II. Official Capacity Claims and Entity Claims

  Jones also brings official capacity claims against Sheahan, Maul, Holmes, and Vivado. A suit against an individual defendant in his official capacity is the equivalent of a suit against the governmental entity that the individual represents. Gossmeyer v. McDonald, 128 F.3d 481, 494 Page 4 (7th Cir. 1997). Therefore, to the extent that Jones is bringing official capacity claims against Sheahan, Maul, Holmes, and Vivado, and a claim against CCDOC, Jones is bringing suit against Cook County. Local governmental units cannot be held liable for Section 1983 violations under the doctrine of respondeat superior "unless the deprivation of constitutional rights is caused by a municipal policy or custom." Kujawski v. Board of Comm'rs. of Bartholomew County, Indiana, 183 F.3d 734,737 (7th Cir. 1999)(stating that county could not be held liable unless violation was caused by county policy); Gossmeyer, 128 F.3d at 494. Jones alleges that Fowler cancelled a dietary order specifically written for Jones. Jones makes no claims that his lack of a special diet was the result of any policy or custom at the Cook County Jail. Therefore, we dismiss all claims against CCDOC and against Sheahan, Maul, Holmes, and Vivado in their official capacities. We also dismiss the official capacity claim against Fowler for the same reasons.

  Jones also sues Aramark who provides the food to the Cook County Jail. Even if Jones could show that Aramark was acting under color of state law, Jones could not sue the entity for the reasons stated above relating to the dismissal of the claim against the CCDOC. Also, Jones claims that Fowler, who was a physician with authority to dictate the dietary restrictions for inmates, issued a written order cancelling the special diet for Jones. Vivado, the Chief of Division 11, signed the memo confirming that Jones' special diet was cancelled. Therefore, according to Jones' own allegations Aramark only obeyed the instructions of a supervising physician and the Division 11 Chief. Therefore, we dismiss all claims against Aramark.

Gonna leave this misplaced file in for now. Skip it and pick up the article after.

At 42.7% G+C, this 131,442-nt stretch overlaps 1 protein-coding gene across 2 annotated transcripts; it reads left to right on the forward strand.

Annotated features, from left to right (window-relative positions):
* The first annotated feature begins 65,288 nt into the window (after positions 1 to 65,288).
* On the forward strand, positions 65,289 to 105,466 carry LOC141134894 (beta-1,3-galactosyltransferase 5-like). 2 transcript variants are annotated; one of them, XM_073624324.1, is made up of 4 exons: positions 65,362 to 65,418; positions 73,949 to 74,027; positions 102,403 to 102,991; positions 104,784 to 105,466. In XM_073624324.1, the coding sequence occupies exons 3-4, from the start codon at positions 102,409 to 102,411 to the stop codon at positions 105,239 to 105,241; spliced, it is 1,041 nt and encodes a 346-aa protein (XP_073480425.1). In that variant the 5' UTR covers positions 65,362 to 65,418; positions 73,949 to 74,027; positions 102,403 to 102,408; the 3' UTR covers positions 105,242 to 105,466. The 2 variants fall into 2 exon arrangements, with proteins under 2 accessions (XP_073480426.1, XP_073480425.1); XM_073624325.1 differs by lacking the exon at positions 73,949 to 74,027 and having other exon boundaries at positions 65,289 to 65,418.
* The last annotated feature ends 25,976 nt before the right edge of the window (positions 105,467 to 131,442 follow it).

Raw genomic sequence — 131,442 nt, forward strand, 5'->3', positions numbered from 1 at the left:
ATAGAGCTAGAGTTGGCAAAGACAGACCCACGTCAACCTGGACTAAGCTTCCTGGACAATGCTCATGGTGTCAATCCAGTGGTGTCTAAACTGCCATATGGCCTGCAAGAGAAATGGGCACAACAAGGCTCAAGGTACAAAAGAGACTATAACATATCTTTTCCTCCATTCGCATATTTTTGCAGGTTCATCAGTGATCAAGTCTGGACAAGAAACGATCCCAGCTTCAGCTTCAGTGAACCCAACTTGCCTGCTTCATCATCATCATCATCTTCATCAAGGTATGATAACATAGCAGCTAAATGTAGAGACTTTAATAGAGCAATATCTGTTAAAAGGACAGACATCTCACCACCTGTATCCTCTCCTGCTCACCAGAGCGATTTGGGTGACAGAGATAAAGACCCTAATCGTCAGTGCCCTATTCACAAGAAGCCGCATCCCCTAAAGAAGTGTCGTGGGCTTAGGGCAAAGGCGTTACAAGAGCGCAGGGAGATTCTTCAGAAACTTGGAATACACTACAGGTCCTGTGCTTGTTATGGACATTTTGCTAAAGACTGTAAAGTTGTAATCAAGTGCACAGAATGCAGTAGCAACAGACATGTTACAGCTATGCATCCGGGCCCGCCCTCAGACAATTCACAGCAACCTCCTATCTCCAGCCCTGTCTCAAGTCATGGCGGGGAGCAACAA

We note that there is little indication from the alleged facts in the complaint that Holmes, who is the Superintendent of Division 11, had any personal involvement in the decision to cancel Jones' special diet. While the cancellation document is signed by Vivado, there is no connection Page 5 drawn to Holmes other than the general allegation in the complaint that Fowler agreed to cancel the diet at the request of Holmes and Vivado. However, for the purposes of our review to determine whether or not the complaint states a claim, we are required to accept the allegations as true and draw all inferences in Jones' favor. Therefore, based on the information before us at this juncture we will allow the individual capacity claim against Holmes to remain. Also, we note that Jones acknowledges that as part of his prior settlement he signed a release form, but Jones has not appended the release to his complaint. It is possible that the release may bar some of the claims in the instant action. However, we do not have the release before us and therefore are unable to make a determination at this juncture. In light of the above analysis, the only remaining claims in this action are individual capacity claims against Fowler, Holmes, and Vivado.

  CONCLUSION

  Based on the foregoing analysis we dismiss all official capacity claims against Sheahan, Maul, Holmes, Vivado, and Fowler and all individual capacity claims against Sheahan and Maul. We also dismiss all claims against CCDOC and Aramark.

20040206

© 1992-2004 VersusLaw Inc.